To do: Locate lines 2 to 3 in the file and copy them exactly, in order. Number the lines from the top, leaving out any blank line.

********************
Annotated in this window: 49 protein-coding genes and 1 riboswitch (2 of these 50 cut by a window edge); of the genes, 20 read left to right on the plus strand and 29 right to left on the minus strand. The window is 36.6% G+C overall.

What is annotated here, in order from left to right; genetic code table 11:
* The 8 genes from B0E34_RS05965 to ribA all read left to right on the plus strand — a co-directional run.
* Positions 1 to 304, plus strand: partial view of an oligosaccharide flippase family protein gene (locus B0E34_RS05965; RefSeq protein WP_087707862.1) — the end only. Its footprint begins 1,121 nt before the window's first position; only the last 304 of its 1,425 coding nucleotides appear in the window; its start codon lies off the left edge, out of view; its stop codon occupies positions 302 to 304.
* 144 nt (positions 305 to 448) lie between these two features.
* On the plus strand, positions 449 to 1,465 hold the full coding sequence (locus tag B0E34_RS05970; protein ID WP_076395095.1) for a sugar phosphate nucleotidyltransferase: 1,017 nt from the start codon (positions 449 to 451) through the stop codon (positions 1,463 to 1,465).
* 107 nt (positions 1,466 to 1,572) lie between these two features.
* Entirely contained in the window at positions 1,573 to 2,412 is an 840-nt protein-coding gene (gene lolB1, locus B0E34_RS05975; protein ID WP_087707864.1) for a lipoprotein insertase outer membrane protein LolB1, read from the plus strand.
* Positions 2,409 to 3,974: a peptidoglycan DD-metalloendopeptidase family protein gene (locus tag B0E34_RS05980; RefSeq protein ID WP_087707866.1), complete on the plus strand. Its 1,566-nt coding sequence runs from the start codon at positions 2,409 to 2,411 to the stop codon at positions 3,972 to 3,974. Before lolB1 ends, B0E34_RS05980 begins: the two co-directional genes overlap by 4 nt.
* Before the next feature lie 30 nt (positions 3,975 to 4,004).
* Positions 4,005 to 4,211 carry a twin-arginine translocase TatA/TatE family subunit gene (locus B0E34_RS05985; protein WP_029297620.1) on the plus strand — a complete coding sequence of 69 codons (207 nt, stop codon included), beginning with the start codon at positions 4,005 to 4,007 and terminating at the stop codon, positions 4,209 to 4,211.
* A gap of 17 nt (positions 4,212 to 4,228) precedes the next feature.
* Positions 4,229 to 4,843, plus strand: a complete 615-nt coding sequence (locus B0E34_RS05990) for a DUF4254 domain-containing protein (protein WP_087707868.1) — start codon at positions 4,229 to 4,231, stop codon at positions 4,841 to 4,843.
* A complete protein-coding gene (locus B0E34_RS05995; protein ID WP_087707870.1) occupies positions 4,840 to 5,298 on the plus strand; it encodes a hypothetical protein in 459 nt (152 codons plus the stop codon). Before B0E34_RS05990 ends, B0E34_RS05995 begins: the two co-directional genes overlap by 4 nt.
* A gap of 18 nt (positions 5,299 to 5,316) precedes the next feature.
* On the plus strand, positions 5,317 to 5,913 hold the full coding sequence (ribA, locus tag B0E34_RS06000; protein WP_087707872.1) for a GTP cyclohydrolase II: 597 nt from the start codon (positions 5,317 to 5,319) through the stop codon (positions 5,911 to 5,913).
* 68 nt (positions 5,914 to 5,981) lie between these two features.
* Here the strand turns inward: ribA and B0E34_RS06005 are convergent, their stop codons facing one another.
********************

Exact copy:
What is annotated here, in order from left to right; genetic code table 11:
* The 8 genes from B0E34_RS05965 to ribA all read left to right on the plus strand — a co-directional run.